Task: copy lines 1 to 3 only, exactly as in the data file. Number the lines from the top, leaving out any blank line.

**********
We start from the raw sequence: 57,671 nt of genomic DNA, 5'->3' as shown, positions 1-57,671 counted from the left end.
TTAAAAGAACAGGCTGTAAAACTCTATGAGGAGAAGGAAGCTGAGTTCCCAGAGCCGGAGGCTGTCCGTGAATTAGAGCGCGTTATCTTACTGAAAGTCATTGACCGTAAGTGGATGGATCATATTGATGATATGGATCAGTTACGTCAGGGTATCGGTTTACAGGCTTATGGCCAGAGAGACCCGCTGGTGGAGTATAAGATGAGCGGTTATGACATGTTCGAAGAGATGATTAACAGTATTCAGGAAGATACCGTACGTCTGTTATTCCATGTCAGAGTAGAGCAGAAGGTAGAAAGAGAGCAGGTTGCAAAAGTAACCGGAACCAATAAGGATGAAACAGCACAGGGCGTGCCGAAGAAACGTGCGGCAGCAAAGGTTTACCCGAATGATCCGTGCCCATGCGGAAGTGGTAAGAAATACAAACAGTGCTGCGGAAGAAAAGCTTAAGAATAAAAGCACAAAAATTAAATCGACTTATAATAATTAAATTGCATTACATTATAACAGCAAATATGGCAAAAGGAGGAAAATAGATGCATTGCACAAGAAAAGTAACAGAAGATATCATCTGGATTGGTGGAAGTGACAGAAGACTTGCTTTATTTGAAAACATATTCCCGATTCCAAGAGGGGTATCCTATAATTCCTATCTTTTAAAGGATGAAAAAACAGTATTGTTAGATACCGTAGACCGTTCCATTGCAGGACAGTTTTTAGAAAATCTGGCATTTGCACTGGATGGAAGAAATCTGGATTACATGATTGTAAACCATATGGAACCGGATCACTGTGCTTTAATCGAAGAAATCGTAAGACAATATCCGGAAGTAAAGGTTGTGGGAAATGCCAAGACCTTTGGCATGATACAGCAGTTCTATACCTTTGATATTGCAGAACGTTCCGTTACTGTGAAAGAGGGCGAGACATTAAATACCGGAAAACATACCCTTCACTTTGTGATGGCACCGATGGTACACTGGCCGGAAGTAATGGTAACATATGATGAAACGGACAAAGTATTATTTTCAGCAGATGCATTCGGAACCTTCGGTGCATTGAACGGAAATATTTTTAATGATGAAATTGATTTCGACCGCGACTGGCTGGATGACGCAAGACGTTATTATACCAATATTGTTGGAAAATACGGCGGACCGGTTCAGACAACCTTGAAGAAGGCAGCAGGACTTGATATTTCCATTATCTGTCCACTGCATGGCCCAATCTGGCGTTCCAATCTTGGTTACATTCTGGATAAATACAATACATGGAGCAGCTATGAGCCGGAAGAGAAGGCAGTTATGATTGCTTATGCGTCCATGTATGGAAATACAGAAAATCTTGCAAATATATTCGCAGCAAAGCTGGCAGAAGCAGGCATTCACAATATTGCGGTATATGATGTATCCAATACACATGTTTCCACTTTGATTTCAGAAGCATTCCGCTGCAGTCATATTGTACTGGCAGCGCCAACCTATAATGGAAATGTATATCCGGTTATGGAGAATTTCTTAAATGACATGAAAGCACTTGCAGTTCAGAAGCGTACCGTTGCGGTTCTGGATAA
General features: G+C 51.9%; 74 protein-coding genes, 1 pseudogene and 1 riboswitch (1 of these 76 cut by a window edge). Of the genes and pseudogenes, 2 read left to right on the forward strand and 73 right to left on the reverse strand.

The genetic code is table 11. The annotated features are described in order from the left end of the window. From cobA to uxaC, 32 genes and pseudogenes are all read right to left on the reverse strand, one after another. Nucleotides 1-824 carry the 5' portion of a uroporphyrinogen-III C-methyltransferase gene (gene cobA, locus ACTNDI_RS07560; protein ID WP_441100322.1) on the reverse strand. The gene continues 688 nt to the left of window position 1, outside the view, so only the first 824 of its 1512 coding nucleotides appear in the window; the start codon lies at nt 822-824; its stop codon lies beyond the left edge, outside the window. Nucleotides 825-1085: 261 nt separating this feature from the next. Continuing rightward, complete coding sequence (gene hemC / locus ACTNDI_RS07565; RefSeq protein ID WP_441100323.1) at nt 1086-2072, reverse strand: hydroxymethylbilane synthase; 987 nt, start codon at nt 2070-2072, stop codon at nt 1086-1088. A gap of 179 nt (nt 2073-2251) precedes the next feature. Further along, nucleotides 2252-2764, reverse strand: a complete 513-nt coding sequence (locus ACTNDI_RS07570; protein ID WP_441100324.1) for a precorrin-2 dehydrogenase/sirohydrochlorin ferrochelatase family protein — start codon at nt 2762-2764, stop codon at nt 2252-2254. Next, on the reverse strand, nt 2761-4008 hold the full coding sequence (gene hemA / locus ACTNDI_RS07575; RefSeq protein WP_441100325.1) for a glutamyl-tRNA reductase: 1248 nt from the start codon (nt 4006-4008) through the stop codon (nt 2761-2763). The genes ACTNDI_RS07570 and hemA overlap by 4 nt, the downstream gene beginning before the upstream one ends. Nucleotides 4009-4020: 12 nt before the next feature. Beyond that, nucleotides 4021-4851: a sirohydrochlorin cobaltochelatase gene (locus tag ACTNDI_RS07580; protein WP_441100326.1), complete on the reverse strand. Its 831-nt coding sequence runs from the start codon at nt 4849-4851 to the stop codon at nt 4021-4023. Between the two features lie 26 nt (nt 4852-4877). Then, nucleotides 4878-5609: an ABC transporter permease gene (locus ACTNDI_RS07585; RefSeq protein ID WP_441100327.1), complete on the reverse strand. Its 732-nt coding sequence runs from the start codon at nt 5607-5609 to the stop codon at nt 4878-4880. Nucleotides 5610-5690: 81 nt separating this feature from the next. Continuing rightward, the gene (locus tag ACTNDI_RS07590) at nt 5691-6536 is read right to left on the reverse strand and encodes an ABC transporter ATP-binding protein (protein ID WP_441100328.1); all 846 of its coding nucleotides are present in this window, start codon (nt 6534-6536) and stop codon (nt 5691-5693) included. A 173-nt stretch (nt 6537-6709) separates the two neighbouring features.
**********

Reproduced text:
We start from the raw sequence: 57,671 nt of genomic DNA, 5'->3' as shown, positions 1-57,671 counted from the left end.
TTAAAAGAACAGGCTGTAAAACTCTATGAGGAGAAGGAAGCTGAGTTCCCAGAGCCGGAGGCTGTCCGTGAATTAGAGCGCGTTATCTTACTGAAAGTCATTGACCGTAAGTGGATGGATCATATTGATGATATGGATCAGTTACGTCAGGGTATCGGTTTACAGGCTTATGGCCAGAGAGACCCGCTGGTGGAGTATAAGATGAGCGGTTATGACATGTTCGAAGAGATGATTAACAGTATTCAGGAAGATACCGTACGTCTGTTATTCCATGTCAGAGTAGAGCAGAAGGTAGAAAGAGAGCAGGTTGCAAAAGTAACCGGAACCAATAAGGATGAAACAGCACAGGGCGTGCCGAAGAAACGTGCGGCAGCAAAGGTTTACCCGAATGATCCGTGCCCATGCGGAAGTGGTAAGAAATACAAACAGTGCTGCGGAAGAAAAGCTTAAGAATAAAAGCACAAAAATTAAATCGACTTATAATAATTAAATTGCATTACATTATAACAGCAAATATGGCAAAAGGAGGAAAATAGATGCATTGCACAAGAAAAGTAACAGAAGATATCATCTGGATTGGTGGAAGTGACAGAAGACTTGCTTTATTTGAAAACATATTCCCGATTCCAAGAGGGGTATCCTATAATTCCTATCTTTTAAAGGATGAAAAAACAGTATTGTTAGATACCGTAGACCGTTCCATTGCAGGACAGTTTTTAGAAAATCTGGCATTTGCACTGGATGGAAGAAATCTGGATTACATGATTGTAAACCATATGGAACCGGATCACTGTGCTTTAATCGAAGAAATCGTAAGACAATATCCGGAAGTAAAGGTTGTGGGAAATGCCAAGACCTTTGGCATGATACAGCAGTTCTATACCTTTGATATTGCAGAACGTTCCGTTACTGTGAAAGAGGGCGAGACATTAAATACCGGAAAACATACCCTTCACTTTGTGATGGCACCGATGGTACACTGGCCGGAAGTAATGGTAACATATGATGAAACGGACAAAGTATTATTTTCAGCAGATGCATTCGGAACCTTCGGTGCATTGAACGGAAATATTTTTAATGATGAAATTGATTTCGACCGCGACTGGCTGGATGACGCAAGACGTTATTATACCAATATTGTTGGAAAATACGGCGGACCGGTTCAGACAACCTTGAAGAAGGCAGCAGGACTTGATATTTCCATTATCTGTCCACTGCATGGCCCAATCTGGCGTTCCAATCTTGGTTACATTCTGGATAAATACAATACATGGAGCAGCTATGAGCCGGAAGAGAAGGCAGTTATGATTGCTTATGCGTCCATGTATGGAAATACAGAAAATCTTGCAAATATATTCGCAGCAAAGCTGGCAGAAGCAGGCATTCACAATATTGCGGTATATGATGTATCCAATACACATGTTTCCACTTTGATTTCAGAAGCATTCCGCTGCAGTCATATTGTACTGGCAGCGCCAACCTATAATGGAAATGTATATCCGGTTATGGAGAATTTCTTAAATGACATGAAAGCACTTGCAGTTCAGAAGCGTACCGTTGCGGTTCTGGATAA
General features: G+C 51.9%; 74 protein-coding genes, 1 pseudogene and 1 riboswitch (1 of these 76 cut by a window edge). Of the genes and pseudogenes, 2 read left to right on the forward strand and 73 right to left on the reverse strand.